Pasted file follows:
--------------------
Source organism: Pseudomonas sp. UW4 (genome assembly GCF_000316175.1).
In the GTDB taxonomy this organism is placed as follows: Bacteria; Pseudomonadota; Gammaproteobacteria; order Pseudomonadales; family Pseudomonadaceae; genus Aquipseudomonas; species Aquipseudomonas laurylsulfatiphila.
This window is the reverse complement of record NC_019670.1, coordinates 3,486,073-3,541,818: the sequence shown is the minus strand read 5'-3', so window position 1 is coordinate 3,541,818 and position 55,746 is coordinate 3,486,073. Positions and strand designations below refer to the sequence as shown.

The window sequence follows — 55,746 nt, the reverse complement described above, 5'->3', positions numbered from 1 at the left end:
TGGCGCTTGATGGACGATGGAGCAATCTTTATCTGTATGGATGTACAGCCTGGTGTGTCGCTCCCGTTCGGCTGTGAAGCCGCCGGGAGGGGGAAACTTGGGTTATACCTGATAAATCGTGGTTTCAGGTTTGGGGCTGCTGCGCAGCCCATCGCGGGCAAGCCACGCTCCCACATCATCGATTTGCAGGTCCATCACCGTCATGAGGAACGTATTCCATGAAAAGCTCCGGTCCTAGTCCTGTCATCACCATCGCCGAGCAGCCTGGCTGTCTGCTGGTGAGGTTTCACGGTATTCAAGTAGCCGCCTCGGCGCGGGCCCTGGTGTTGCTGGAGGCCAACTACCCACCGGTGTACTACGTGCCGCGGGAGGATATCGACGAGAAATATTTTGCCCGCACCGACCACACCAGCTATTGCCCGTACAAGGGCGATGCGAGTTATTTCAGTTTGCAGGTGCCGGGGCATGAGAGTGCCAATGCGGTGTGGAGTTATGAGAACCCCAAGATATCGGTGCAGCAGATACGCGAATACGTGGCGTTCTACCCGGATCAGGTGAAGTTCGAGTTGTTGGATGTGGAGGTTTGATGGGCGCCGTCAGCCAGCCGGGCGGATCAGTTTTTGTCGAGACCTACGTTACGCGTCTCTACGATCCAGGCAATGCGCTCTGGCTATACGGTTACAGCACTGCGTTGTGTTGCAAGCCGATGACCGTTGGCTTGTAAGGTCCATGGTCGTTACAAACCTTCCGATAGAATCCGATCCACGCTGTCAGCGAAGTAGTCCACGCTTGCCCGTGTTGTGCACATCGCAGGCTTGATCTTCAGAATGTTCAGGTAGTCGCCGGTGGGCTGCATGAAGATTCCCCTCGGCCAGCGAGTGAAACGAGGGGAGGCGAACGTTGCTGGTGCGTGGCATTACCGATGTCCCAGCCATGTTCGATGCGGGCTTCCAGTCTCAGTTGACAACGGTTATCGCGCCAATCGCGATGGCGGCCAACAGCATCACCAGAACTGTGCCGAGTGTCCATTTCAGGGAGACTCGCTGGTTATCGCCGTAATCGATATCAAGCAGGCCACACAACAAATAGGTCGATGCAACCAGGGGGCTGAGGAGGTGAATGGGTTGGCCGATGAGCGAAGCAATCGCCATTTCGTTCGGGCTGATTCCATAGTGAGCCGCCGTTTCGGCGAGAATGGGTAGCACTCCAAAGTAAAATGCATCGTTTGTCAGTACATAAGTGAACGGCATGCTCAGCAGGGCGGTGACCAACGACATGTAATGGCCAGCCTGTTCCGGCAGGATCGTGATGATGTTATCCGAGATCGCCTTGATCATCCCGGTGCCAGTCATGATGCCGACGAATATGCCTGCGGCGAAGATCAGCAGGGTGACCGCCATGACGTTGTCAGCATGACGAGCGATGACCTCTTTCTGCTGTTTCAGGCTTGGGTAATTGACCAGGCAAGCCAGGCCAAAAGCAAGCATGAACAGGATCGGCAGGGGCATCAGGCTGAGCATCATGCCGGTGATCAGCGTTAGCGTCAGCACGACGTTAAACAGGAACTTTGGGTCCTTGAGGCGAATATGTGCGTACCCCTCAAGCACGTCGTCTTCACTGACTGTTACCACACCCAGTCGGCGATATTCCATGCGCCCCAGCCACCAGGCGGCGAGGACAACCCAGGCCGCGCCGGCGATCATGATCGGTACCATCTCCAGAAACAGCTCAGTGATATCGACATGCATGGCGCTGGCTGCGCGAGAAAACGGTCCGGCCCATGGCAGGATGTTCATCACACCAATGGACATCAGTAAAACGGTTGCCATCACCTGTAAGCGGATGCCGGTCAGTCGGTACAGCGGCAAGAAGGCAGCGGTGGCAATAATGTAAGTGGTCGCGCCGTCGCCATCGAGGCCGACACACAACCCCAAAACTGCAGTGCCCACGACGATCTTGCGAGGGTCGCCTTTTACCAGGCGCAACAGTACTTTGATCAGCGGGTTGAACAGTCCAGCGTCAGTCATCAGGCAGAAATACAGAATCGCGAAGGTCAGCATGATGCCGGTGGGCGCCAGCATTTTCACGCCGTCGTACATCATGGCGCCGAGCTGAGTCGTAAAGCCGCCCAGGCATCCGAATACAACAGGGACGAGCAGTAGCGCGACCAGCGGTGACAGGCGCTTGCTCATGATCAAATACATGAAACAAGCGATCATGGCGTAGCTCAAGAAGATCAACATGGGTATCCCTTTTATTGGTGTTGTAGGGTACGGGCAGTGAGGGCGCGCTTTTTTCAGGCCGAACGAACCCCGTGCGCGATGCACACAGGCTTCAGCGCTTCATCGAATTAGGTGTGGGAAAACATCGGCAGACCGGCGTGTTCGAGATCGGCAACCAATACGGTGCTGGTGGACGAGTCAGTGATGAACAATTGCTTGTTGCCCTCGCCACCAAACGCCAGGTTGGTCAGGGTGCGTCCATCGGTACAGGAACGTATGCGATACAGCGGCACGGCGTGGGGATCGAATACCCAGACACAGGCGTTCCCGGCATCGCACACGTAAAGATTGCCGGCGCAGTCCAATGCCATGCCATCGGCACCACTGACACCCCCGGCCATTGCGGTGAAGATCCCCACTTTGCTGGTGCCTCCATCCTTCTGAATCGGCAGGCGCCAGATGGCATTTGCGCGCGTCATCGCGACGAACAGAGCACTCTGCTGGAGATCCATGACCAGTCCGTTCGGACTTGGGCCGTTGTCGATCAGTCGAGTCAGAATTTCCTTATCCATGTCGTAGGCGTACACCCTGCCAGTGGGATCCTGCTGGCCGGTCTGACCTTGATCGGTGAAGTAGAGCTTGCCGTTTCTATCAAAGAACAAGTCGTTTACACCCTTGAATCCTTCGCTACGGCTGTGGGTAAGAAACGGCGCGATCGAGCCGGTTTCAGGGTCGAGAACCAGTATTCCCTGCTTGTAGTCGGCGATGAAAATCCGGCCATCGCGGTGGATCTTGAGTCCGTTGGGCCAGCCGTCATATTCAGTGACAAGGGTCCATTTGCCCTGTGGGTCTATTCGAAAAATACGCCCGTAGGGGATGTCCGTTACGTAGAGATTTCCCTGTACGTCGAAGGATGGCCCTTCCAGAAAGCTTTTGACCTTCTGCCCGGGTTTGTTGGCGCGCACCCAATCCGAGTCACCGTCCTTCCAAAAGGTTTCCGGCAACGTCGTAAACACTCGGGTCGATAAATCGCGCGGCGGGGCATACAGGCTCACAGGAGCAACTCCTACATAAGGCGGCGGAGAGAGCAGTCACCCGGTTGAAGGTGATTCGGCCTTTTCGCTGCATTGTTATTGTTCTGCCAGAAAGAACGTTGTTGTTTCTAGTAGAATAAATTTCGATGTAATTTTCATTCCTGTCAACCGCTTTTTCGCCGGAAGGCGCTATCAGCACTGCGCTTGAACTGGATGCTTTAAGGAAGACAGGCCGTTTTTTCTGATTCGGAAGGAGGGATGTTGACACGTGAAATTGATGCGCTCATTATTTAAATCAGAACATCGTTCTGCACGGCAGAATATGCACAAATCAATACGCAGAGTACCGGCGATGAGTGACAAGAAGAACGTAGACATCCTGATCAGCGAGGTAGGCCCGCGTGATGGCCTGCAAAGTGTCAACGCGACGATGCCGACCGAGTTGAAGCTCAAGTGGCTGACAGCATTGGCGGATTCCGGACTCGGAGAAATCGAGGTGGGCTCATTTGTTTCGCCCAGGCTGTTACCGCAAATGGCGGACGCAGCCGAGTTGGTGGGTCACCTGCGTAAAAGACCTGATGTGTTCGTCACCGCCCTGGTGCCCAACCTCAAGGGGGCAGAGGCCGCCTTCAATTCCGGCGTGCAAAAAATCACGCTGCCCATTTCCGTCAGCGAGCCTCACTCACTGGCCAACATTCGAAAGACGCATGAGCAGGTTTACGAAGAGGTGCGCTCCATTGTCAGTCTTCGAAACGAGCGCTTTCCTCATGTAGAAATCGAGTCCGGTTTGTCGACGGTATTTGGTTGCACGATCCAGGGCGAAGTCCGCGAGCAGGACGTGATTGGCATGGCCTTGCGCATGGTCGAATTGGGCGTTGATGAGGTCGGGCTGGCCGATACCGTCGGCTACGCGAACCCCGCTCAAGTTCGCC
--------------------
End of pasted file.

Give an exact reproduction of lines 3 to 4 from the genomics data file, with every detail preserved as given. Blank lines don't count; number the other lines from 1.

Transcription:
This window is the reverse complement of record NC_019670.1, coordinates 3,486,073-3,541,818: the sequence shown is the minus strand read 5'-3', so window position 1 is coordinate 3,541,818 and position 55,746 is coordinate 3,486,073. Positions and strand designations below refer to the sequence as shown.

The window sequence follows — 55,746 nt, the reverse complement described above, 5'->3', positions numbered from 1 at the left end: